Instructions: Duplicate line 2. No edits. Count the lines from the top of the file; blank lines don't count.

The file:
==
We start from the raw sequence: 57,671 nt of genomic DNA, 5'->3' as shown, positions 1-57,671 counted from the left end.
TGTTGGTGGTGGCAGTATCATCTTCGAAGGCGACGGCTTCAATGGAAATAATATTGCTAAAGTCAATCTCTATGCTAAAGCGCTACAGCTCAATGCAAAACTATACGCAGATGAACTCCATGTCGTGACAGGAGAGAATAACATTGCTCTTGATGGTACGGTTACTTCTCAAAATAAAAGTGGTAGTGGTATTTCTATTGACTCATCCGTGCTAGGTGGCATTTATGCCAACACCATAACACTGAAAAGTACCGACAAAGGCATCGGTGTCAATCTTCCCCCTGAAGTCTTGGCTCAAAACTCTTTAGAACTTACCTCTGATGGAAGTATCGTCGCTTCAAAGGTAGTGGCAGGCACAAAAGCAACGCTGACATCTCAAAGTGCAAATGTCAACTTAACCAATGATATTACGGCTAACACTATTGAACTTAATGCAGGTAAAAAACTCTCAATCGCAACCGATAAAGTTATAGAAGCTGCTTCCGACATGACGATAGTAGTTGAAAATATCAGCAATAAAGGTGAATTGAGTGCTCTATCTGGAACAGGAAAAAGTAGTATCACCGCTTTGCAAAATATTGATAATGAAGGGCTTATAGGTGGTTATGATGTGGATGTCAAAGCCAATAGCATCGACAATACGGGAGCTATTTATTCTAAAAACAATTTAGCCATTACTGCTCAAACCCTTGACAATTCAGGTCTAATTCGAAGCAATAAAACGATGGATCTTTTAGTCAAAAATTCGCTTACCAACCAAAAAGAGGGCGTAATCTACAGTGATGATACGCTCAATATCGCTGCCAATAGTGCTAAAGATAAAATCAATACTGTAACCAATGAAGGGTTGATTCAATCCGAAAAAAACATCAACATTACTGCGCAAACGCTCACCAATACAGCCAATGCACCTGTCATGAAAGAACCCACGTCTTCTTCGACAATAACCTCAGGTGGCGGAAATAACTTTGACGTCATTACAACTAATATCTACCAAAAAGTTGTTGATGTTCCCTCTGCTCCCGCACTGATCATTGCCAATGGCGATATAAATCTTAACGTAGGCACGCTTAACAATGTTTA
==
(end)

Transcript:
TGTTGGTGGTGGCAGTATCATCTTCGAAGGCGACGGCTTCAATGGAAATAATATTGCTAAAGTCAATCTCTATGCTAAAGCGCTACAGCTCAATGCAAAACTATACGCAGATGAACTCCATGTCGTGACAGGAGAGAATAACATTGCTCTTGATGGTACGGTTACTTCTCAAAATAAAAGTGGTAGTGGTATTTCTATTGACTCATCCGTGCTAGGTGGCATTTATGCCAACACCATAACACTGAAAAGTACCGACAAAGGCATCGGTGTCAATCTTCCCCCTGAAGTCTTGGCTCAAAACTCTTTAGAACTTACCTCTGATGGAAGTATCGTCGCTTCAAAGGTAGTGGCAGGCACAAAAGCAACGCTGACATCTCAAAGTGCAAATGTCAACTTAACCAATGATATTACGGCTAACACTATTGAACTTAATGCAGGTAAAAAACTCTCAATCGCAACCGATAAAGTTATAGAAGCTGCTTCCGACATGACGATAGTAGTTGAAAATATCAGCAATAAAGGTGAATTGAGTGCTCTATCTGGAACAGGAAAAAGTAGTATCACCGCTTTGCAAAATATTGATAATGAAGGGCTTATAGGTGGTTATGATGTGGATGTCAAAGCCAATAGCATCGACAATACGGGAGCTATTTATTCTAAAAACAATTTAGCCATTACTGCTCAAACCCTTGACAATTCAGGTCTAATTCGAAGCAATAAAACGATGGATCTTTTAGTCAAAAATTCGCTTACCAACCAAAAAGAGGGCGTAATCTACAGTGATGATACGCTCAATATCGCTGCCAATAGTGCTAAAGATAAAATCAATACTGTAACCAATGAAGGGTTGATTCAATCCGAAAAAAACATCAACATTACTGCGCAAACGCTCACCAATACAGCCAATGCACCTGTCATGAAAGAACCCACGTCTTCTTCGACAATAACCTCAGGTGGCGGAAATAACTTTGACGTCATTACAACTAATATCTACCAAAAAGTTGTTGATGTTCCCTCTGCTCCCGCACTGATCATTGCCAATGGCGATATAAATCTTAACGTAGGCACGCTTAACAATGTTTA